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Trail Runners – Benefits and Drawbacks

Trail runners are almost the exact opposite of hiking boots. Let’s take a close look at what sets them apart in the world of hiking, and where their benefits and drawbacks lie. As we progress through this section, keep in mind that trail runners are – as their name implies – designed first and foremost for running. However, they’ve recently gained an intense following in the hiking community for their comfortable and lightweight design.

Benefits

Lightweight

First off, they place a premium on lightweight materials. The shoes are designed to move light and fast, and every upper material choice reflects this goal. Therefore, trail runners don’t hold you back while hiking and make each step feel light and natural. 

This natural feel is further enhanced by trail runners’ flexible design, which we’ll discuss next. 

Flexible

The bottom sole and midsole (if it has one) on a trail runner feature lightweight and flexible material choices. This flexibility gives these shoes a very natural feel. Every step is fluid and unrestricted, making this footwear option feel much more comfortable than its heavier boot counterparts. 

Breathability

Exceptionally lightweight material choices also facilitate a wonderfully breathable design. Trail runners are often designed to shed heat and moisture very quickly. The result is footwear that helps keep your feet cool and comfortable when you’re working hard and also dry quickly when they get wet – either from a quick downpour or a sweaty hike. 

A note on weatherproofing: Many trail runners are available in a waterproof option. These options won’t be as breathable as their non-waterproof counterparts but offer improved resistance to bad weather. However, keep in mind that the thin and lightweight materials don’t retain the waterproofing treatment as long as full-sized hiking boots. 

Comfort 

As we’ve touched on while discussing flexibility, trail runners are exceptionally comfortable. The light and soft material easily conform to your feet to mitigate almost all rubbing, chaffing, and stiffness. The result is vastly improved comfort that has no break-in period. This point also tends to make trail runners an ideal option for hikers with exceptionally large or wide feet, as many trail runners (such as the Altra Brand) focus on naturally wide designs for optimum comfort.

Drawbacks 

Lower Durability 

The focus on lightweight materials means trail runners aren’t as durable as heavy-duty hiking boots. They’ll often wear down more quickly, and the thin upper material is more susceptible to scrapes or tears. Everyone’s expereince will vary, but we often see trail runners lasting for just one or two seasons of heavy-duty use before materials begin to fail.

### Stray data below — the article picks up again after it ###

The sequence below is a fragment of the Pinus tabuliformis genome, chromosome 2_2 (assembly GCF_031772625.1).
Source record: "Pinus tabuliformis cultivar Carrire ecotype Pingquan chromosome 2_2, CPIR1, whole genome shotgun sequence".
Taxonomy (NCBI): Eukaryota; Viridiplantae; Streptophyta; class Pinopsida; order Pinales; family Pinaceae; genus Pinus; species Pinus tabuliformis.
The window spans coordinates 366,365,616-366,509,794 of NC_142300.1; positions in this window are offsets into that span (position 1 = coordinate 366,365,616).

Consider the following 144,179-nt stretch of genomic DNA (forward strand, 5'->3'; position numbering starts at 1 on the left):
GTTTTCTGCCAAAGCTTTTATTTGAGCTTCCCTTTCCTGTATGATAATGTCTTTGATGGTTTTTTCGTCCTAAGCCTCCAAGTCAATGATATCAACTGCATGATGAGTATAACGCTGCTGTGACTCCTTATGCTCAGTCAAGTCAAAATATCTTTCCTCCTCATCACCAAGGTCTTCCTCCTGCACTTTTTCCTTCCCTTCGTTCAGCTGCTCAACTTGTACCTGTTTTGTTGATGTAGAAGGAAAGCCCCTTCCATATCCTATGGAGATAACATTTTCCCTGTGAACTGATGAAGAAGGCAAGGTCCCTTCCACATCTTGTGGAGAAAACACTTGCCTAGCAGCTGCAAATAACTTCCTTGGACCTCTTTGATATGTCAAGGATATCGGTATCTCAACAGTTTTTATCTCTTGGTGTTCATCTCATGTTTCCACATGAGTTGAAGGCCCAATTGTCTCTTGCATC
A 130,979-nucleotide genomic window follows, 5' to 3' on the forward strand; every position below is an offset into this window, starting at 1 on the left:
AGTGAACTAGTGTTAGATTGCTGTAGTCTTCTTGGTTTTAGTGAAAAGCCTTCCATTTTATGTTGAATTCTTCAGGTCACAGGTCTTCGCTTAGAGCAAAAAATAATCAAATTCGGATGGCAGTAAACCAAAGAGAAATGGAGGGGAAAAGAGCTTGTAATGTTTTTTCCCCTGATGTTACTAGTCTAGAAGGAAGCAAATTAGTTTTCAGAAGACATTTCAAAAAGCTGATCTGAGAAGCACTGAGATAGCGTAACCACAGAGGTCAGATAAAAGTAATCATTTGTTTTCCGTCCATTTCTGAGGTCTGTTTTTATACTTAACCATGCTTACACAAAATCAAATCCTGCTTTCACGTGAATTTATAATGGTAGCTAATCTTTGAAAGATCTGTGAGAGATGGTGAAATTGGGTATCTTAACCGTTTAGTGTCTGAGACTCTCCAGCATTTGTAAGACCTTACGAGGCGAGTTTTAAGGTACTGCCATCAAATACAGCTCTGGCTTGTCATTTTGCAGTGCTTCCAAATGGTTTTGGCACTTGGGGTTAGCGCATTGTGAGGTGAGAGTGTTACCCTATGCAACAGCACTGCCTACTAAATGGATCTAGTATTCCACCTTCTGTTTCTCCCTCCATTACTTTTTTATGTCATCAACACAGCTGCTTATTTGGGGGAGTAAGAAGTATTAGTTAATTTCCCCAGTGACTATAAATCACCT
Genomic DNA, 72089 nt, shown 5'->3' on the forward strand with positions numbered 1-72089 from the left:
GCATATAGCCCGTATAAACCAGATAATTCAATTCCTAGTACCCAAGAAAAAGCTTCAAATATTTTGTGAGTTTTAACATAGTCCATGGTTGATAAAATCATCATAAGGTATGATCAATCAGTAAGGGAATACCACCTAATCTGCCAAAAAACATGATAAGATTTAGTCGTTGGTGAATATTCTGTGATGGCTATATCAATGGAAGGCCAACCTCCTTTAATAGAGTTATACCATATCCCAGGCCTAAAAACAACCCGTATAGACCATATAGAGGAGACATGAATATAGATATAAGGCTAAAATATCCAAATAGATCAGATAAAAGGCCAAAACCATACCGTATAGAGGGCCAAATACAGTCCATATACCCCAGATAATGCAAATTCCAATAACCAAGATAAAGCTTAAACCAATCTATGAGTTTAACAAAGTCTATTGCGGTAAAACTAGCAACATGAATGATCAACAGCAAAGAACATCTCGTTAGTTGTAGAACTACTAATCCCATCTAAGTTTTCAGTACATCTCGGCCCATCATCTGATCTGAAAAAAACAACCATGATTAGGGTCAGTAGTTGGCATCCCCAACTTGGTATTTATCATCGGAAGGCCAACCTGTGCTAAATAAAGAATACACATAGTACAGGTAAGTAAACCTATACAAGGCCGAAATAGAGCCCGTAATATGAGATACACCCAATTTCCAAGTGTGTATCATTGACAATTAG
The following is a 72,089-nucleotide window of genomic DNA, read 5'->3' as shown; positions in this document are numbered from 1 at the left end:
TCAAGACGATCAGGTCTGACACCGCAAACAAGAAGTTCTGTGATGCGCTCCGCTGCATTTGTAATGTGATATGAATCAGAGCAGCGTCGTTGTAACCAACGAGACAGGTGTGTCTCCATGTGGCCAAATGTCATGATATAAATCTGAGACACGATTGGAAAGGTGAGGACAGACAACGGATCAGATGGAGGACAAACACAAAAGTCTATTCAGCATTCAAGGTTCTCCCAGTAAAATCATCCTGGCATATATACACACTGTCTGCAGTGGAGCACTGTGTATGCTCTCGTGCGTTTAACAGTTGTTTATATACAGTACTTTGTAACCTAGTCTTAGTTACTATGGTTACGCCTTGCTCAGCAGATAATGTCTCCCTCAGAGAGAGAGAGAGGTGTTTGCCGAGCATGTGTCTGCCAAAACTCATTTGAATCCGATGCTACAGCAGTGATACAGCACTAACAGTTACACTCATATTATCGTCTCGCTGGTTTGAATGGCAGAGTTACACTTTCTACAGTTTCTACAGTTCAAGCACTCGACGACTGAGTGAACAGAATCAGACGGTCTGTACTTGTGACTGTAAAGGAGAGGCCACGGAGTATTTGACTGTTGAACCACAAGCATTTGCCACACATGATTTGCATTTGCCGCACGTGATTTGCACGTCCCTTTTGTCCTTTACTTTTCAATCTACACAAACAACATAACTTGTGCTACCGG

Less Support 

Trail runners typically offer minimal support. Their low cut means no ankle support, while less cushioning in the sole leads to a rougher ride than hiking boots. Many trail runner shoes will include a rock plate – a hard plastic insert – in the sole to help lessen the impact of rocks underfoot. But nevertheless, trail runners undoubtedly offer much less support than a burly hiking boot. 

Bringing It Together

We’ve certainly covered plenty of information regarding both trail runners and hiking boots. So let’s bring all the benefits together to see where each option shines in the backcountry.

Trail Runner BenefitsHiking Boot Benefits
– Lightweight– Highly Durable
– Flexible– Supportive
– Natural Step– Excellent weatherproofing
– Breathable– Warm
– Quick Drying– Increased Cushioning

How to Choose Between Hiking Boot and Trail Runners

So which is best, hiking boots or trail runners? Well, the decision comes down to your preferences and what you expect from your footwear. To help you make that decision, let’s consider a few specific questions that dramatically influence which option is for you.

Do your ankles or arch require support in order to hike comfortably? Many hikers need additional support in these areas to prevent a rolled ankle or arch pain. Additionally, a previous injury may also necessitate increased support to avoid flare-ups. If this sounds like your situation, hiking boots may be the best option. Alternatively, do your feet ache in stiff or rigid shoes, or do you always get blisters from your toes rubbing against the inside material of stiff shoes? In this case, trail runners’ soft and flexible comfort will likely be a good choice.